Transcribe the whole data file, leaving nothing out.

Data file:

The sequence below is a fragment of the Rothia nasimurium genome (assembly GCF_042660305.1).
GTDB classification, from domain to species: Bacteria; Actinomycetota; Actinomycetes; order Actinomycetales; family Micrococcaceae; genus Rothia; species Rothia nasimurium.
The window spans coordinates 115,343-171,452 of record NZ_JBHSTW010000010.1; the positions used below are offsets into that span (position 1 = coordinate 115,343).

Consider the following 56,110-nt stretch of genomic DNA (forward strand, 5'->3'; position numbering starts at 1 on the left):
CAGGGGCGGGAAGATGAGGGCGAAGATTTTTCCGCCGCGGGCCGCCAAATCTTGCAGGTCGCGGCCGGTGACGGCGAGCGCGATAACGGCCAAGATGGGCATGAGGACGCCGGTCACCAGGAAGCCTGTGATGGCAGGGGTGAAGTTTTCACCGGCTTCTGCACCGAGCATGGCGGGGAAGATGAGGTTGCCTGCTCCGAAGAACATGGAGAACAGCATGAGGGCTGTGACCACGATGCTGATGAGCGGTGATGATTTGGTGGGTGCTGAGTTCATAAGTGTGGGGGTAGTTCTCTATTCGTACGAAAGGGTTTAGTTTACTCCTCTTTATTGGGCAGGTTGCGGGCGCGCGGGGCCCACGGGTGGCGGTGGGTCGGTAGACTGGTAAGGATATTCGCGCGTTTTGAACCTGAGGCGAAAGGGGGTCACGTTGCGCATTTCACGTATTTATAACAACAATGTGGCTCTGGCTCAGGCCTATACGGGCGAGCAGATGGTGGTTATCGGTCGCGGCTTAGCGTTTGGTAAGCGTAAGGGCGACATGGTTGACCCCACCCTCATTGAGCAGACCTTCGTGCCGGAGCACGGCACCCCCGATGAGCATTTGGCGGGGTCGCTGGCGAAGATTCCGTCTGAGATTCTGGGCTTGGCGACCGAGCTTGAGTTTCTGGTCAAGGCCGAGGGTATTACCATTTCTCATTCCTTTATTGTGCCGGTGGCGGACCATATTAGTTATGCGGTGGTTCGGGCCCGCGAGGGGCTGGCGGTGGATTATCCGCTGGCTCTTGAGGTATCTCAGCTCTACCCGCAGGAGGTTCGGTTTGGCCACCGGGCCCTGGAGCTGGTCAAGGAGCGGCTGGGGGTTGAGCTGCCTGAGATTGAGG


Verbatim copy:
The sequence below is a fragment of the Rothia nasimurium genome (assembly GCF_042660305.1).
GTDB classification, from domain to species: Bacteria; Actinomycetota; Actinomycetes; order Actinomycetales; family Micrococcaceae; genus Rothia; species Rothia nasimurium.
The window spans coordinates 115,343-171,452 of record NZ_JBHSTW010000010.1; the positions used below are offsets into that span (position 1 = coordinate 115,343).

Consider the following 56,110-nt stretch of genomic DNA (forward strand, 5'->3'; position numbering starts at 1 on the left):
CAGGGGCGGGAAGATGAGGGCGAAGATTTTTCCGCCGCGGGCCGCCAAATCTTGCAGGTCGCGGCCGGTGACGGCGAGCGCGATAACGGCCAAGATGGGCATGAGGACGCCGGTCACCAGGAAGCCTGTGATGGCAGGGGTGAAGTTTTCACCGGCTTCTGCACCGAGCATGGCGGGGAAGATGAGGTTGCCTGCTCCGAAGAACATGGAGAACAGCATGAGGGCTGTGACCACGATGCTGATGAGCGGTGATGATTTGGTGGGTGCTGAGTTCATAAGTGTGGGGGTAGTTCTCTATTCGTACGAAAGGGTTTAGTTTACTCCTCTTTATTGGGCAGGTTGCGGGCGCGCGGGGCCCACGGGTGGCGGTGGGTCGGTAGACTGGTAAGGATATTCGCGCGTTTTGAACCTGAGGCGAAAGGGGGTCACGTTGCGCATTTCACGTATTTATAACAACAATGTGGCTCTGGCTCAGGCCTATACGGGCGAGCAGATGGTGGTTATCGGTCGCGGCTTAGCGTTTGGTAAGCGTAAGGGCGACATGGTTGACCCCACCCTCATTGAGCAGACCTTCGTGCCGGAGCACGGCACCCCCGATGAGCATTTGGCGGGGTCGCTGGCGAAGATTCCGTCTGAGATTCTGGGCTTGGCGACCGAGCTTGAGTTTCTGGTCAAGGCCGAGGGTATTACCATTTCTCATTCCTTTATTGTGCCGGTGGCGGACCATATTAGTTATGCGGTGGTTCGGGCCCGCGAGGGGCTGGCGGTGGATTATCCGCTGGCTCTTGAGGTATCTCAGCTCTACCCGCAGGAGGTTCGGTTTGGCCACCGGGCCCTGGAGCTGGTCAAGGAGCGGCTGGGGGTTGAGCTGCCTGAGATTGAGG